First Dreamliner touches down at new home

Boeing's first 787 Dreamliner has landed in Tokyo, greeted by a phalanx of media, company executives and excited plane spotters.

The plane - painted in the blue and white ANA livery with red highlights - touched down at Tokyo's Haneda airport shortly after 9am (10am AEST) this morning, three years after it was originally promised to All Nippon Airways.

Boeing says the twin-aisle 787 is partly made from lightweight composite materials, meaning that it consumes 20 per cent less fuel than comparable planes, making it a very attractive proposition for airlines in the face of soaring fuel costs.

The first All Nippon Airways (ANA) Boeing 787 Dreamliner arrives at Tokyo's Haneda airport.
The first All Nippon Airways (ANA) Boeing 787 Dreamliner arrives at Tokyo's Haneda airport. Photo: AFP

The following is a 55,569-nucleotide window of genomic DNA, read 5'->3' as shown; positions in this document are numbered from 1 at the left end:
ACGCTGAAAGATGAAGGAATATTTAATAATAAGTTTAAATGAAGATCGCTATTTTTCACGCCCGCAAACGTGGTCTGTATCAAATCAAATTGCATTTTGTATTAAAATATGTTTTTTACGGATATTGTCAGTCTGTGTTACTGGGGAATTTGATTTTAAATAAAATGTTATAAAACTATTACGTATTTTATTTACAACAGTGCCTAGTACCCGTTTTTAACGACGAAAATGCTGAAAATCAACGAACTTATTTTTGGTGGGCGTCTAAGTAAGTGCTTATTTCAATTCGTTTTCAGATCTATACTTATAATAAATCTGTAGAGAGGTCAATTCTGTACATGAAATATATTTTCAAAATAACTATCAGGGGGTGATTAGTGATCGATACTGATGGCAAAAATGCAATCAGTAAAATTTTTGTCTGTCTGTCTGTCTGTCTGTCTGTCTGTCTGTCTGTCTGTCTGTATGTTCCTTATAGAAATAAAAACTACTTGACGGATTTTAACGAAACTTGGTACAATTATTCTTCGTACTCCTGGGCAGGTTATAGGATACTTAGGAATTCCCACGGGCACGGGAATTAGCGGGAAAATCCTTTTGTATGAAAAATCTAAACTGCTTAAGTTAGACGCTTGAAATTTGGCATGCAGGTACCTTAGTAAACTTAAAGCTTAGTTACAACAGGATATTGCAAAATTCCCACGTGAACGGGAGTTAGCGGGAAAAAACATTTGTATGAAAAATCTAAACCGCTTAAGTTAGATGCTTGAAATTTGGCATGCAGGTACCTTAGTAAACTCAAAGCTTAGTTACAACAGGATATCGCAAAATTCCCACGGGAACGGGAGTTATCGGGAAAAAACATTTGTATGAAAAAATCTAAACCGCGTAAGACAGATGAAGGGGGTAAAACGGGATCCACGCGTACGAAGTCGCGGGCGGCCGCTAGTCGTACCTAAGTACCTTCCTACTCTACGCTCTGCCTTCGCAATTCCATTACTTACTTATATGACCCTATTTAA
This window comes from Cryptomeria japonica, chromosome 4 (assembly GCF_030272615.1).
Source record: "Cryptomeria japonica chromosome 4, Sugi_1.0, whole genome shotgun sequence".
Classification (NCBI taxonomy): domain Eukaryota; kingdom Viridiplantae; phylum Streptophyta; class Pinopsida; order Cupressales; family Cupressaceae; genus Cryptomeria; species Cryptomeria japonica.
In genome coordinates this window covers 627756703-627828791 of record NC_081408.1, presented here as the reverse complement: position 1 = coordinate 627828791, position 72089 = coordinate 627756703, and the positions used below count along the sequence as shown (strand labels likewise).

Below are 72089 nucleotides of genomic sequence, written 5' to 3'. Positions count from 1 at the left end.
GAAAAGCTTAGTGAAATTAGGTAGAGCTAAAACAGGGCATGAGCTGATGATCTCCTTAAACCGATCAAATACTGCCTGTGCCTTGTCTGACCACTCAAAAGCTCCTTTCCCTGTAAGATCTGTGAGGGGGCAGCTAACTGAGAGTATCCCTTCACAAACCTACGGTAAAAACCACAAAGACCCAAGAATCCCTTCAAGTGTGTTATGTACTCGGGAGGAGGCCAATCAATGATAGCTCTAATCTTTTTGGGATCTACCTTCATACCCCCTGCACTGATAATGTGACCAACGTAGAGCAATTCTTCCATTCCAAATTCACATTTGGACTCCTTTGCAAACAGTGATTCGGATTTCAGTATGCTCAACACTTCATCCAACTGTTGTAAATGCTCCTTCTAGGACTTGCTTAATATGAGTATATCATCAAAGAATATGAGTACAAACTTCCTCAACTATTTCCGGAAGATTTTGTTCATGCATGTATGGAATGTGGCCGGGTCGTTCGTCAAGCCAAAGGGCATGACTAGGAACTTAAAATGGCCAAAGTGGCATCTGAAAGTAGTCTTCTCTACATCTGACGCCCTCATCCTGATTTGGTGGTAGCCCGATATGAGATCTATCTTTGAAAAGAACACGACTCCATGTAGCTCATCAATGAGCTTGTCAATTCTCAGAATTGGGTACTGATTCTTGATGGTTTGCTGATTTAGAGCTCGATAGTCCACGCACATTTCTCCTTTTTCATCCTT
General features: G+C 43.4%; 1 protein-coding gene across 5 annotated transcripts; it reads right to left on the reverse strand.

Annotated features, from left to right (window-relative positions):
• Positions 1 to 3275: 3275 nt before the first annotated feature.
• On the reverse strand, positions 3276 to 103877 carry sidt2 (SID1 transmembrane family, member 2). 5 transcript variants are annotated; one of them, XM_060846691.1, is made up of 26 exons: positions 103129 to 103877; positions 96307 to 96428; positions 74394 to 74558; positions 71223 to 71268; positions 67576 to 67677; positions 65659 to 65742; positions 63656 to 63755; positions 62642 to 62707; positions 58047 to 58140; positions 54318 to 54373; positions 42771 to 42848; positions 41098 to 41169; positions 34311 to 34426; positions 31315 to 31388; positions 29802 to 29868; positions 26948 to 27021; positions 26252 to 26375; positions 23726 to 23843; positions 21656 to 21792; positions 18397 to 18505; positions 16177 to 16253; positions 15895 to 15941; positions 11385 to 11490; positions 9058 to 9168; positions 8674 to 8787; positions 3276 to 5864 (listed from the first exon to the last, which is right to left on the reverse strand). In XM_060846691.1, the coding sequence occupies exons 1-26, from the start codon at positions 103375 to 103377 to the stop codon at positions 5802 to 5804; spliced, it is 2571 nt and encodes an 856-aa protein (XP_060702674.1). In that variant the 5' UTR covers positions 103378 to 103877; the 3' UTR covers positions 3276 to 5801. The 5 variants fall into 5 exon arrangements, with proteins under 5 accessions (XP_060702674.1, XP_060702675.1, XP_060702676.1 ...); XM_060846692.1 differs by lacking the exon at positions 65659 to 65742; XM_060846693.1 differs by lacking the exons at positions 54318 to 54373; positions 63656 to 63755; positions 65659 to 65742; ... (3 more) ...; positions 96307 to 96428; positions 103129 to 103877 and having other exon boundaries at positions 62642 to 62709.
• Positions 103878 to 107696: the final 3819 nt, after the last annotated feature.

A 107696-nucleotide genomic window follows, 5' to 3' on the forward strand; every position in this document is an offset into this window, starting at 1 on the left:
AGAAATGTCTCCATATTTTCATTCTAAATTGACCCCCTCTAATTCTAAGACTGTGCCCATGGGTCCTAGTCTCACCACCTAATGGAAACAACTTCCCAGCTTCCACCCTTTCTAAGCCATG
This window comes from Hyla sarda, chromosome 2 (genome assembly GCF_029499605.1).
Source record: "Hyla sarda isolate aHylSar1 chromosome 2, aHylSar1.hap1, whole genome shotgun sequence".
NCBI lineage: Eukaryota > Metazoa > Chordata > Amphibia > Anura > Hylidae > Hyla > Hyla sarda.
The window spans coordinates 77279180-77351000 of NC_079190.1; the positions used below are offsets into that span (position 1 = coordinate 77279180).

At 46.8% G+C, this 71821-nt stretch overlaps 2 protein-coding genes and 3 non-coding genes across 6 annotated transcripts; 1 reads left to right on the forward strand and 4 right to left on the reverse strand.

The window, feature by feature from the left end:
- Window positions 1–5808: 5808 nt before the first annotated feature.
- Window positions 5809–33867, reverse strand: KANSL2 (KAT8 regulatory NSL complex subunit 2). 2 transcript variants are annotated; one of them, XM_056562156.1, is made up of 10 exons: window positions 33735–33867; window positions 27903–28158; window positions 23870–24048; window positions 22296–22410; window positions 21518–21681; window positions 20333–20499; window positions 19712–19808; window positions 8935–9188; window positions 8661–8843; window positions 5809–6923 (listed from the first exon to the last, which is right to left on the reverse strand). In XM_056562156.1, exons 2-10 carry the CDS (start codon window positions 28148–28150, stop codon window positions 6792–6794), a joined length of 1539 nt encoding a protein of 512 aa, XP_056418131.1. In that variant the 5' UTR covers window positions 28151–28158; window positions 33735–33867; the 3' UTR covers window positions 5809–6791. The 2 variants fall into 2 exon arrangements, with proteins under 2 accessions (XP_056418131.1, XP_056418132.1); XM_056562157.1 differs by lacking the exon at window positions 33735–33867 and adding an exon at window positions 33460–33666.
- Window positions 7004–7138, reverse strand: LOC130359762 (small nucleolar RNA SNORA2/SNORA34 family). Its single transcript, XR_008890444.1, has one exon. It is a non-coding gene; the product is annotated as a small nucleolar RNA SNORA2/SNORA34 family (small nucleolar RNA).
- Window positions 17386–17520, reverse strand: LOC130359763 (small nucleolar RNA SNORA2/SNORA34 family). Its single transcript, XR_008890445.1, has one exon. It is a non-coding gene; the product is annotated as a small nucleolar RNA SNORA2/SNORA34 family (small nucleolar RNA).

The company has also been touting the larger windows, bigger luggage storage bins and cabins with more humidity than conventional jets, a factor it says will reduce passenger fatigue.

The delivery of the 787, however, comes after a string of technical mishaps and delays that have cost US-based Boeing billions of dollars in lost or cancelled orders.

ANA had originally been told to expect the first of its 55 ordered planes in early 2008.

The airline's president and CEO Shinichiro Ito said the new fleet will play a "key part" in his plans for international expansion.

The Japanese carrier is planning to begin the world's first commercial 787 service on the Tokyo to Hong Kong route in October, followed by regular flights to Beijing and Frankfurt.

ANA, in common with other high-end carriers, is facing increasing competition from budget airlines and is banking on the 787 to boost demand and cut costs.

The company was hit particularly hard by the impact of the March 11 quake, tsunami and nuclear disaster in Japan, which suffocated the incoming tourist industry and crimped domestic demand.

It logged a group operating loss of Y8.1 billion yen ($A107 million) in April-June and responded by cutting services and using smaller planes to cope with the post-quake drop in passenger numbers.

AFP

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